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Is your tax agent naughty or nice?

Is your tax agent naughty or nice?

Christmas is a time for barbeques with friends and family get-togethers where not only presents are shared, but also financial tips and tax advice given freely. 

With new research indicating almost two-thirds of people source their tax agent through referrals from family and friends, the Tax Practitioners Board (TPB) today issued a reminder of the importance of using a registered tax practitioner to avoid the risk of receiving dodgy advice or having your refunds stolen. 

‘This time of year, at gatherings of family and friends, the conversation often turns to such things as who they use for tax advice,’ said Ian Klug, Chair of the TPB.

‘One tip we’d suggest is to make sure you are using a registered tax practitioner. They are required to meet industry standards and are covered by professional indemnity insurance, providing greater peace of mind to their clients.’

The recent research conducted on behalf of the TPB also indicated a very high level of trust in the tax profession with a Trust Index Score of 88 out of 100.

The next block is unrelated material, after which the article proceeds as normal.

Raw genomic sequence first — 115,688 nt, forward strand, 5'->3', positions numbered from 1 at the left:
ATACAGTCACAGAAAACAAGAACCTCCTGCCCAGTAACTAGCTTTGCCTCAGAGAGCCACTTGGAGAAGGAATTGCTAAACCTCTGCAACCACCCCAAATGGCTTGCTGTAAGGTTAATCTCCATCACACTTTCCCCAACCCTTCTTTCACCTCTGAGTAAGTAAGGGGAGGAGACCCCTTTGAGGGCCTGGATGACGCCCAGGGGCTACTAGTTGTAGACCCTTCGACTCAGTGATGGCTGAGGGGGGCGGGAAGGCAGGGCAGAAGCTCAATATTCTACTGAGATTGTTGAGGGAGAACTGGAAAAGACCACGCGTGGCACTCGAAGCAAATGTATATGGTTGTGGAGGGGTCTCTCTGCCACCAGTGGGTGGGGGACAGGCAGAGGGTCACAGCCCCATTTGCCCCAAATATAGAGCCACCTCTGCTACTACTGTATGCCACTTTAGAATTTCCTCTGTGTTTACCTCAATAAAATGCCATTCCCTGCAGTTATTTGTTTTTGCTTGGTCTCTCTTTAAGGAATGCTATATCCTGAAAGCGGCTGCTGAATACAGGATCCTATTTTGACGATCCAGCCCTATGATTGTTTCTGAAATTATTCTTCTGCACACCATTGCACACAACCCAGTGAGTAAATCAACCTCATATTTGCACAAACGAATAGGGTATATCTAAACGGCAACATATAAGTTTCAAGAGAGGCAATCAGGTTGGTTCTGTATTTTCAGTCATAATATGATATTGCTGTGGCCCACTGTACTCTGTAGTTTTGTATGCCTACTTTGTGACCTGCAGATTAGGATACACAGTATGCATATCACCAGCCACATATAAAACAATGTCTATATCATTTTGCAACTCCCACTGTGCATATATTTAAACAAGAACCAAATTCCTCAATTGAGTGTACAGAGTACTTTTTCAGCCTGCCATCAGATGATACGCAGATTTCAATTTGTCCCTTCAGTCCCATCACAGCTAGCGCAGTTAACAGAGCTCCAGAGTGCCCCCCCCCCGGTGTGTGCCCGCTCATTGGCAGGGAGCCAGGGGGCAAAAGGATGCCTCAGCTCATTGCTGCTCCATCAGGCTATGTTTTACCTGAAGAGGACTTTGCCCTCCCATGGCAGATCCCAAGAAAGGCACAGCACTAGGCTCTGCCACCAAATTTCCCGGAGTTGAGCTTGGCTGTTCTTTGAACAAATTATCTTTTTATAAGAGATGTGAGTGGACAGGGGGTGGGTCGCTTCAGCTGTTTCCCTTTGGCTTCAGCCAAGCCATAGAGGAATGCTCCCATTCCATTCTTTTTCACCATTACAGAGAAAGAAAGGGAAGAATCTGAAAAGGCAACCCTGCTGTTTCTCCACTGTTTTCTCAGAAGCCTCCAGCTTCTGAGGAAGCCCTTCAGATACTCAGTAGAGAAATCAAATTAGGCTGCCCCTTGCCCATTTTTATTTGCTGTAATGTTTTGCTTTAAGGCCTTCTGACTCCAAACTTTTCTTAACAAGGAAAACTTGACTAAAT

However, the research also highlighted that nearly a quarter of individuals weren’t aware whether their agent was registered with the TPB, potentially exposing them to identity theft or tax bills from the Australian Taxation Office running into thousands of dollars. 

In a recent case of a scam involving an unregistered tax agent, a Sydney man posing as a legitimate tax agent charged over 1,000 of his clients $100 for his services, using myGov logins to submit tax returns and stealing many of their refunds. 

People can check the TPB Register to ensure your tax practitioner is registered.

About the Tax Practitioners Board:
The Tax Practitioners Board regulates tax practitioners in order to protect consumers. The TPB aims to assure the community that tax practitioners meet appropriate standards of professional and ethical conduct. Follow us on Facebook, Twitter and LinkedIn

Friday, December 20, 2019